Indeed, the cost of big data has decreased dramatically over the last decade. Showing a graph plotting the cost of data relative to speed versus data consumption, Dake demonstrated that the cost of data per second has dropped from nearly $3 per Mbps in 2004 to less than $0.1 per Mbps by 2013, while data consumption per subscriber per month rose from less than 10MB a month in 2006 to 225MB a month in 2013. “We can feel confident that at least computation comes cheaply. All this big data certainly is not as expensive to process as it was years ago,” he said. “That is good for us.”
He continued: “Everyone in any healthcare centre or academic community is aware of the buzzwords around precision medicine. There is a lot of emphasis on deep phenotyping: taking large- scale datasets, predicting complex traits and disease risk, whether it is by a variety of ‘omics’ that take large cohorts of individuals and stringently control for clinically phenotyped outcomes, or by mapping genetic overlap between different diseases involving shared pathogenic elements and comorbidity risks.”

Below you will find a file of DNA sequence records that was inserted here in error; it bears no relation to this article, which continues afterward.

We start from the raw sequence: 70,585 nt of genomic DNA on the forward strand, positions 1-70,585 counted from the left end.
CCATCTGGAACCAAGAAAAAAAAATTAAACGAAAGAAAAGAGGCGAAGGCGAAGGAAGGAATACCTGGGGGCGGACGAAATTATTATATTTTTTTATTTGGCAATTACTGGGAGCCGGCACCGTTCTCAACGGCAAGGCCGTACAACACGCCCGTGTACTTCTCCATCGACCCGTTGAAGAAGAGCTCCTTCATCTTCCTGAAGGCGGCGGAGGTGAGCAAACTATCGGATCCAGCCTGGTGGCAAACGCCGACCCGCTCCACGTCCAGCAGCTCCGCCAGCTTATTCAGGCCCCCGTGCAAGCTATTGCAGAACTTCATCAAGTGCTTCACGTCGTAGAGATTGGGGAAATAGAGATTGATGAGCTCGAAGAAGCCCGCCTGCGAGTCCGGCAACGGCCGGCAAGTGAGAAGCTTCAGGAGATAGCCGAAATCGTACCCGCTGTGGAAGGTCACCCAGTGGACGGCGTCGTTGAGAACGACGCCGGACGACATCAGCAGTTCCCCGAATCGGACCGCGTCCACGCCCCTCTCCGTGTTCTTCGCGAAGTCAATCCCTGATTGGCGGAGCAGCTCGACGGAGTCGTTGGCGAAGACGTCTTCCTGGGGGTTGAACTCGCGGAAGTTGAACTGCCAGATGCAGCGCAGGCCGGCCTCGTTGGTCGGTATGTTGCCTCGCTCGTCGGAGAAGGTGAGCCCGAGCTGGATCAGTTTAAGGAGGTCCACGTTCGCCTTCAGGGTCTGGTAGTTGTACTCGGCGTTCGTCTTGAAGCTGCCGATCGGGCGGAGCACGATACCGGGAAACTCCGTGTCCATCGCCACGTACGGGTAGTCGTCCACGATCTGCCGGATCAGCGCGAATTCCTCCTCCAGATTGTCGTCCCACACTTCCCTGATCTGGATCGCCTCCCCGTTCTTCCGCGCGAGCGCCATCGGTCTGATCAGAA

Illustrating the idea of genetic phenotype mapping with an example, he cited a study published in Nature Genetics in 2018 by Rainer Malik of the Institute for Stroke and Dementia Research, University Hospital, LMU Munich, Munich, Germany, et al that identified a genetic overlap between stroke and related vascular traits at 32 genome loci in 521,612 people. Some 22 of these loci were new to the designation “stroke risk.” This is one example of the “tremendous opportunities” afforded to researchers with access to large datasets, Dake said.
Not without hurdles
Yet, there are also several challenges presented by the emergence of big data, Dake conceded. “The problem with real world data,” he said, “is that it is, indeed, real world,” explaining how people analytics and large-scale databanks had blurred the boundaries between medical research, clinical care and daily life, rendering every monitored event as a potential data point, every individual as a data node and research asset. Social spaces are also becoming quantifiable, and with sufficient data, investigators could reveal increasingly predictable behavior and individual risk patterns. “This blurring of private and public spaces could lead to complex ethical and legal issues,” Dake commented, noting that consent, privacy, security and surveillance were factors society was “only beginning to address,” and that they would be “increasingly important as areas of focus.”